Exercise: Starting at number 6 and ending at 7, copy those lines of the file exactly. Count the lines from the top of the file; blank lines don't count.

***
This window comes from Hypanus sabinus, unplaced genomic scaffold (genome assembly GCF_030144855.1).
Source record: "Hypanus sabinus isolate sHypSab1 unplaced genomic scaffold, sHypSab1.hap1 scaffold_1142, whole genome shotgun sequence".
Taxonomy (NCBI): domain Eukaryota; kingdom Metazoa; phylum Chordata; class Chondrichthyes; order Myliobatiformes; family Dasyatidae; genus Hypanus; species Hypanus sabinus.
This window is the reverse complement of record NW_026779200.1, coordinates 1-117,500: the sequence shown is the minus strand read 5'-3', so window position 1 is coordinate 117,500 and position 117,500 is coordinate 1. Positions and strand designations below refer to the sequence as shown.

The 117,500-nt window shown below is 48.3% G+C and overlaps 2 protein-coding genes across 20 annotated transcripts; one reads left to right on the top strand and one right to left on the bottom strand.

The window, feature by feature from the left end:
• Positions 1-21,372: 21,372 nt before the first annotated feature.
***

The window, feature by feature from the left end:
• Positions 1-21,372: 21,372 nt before the first annotated feature.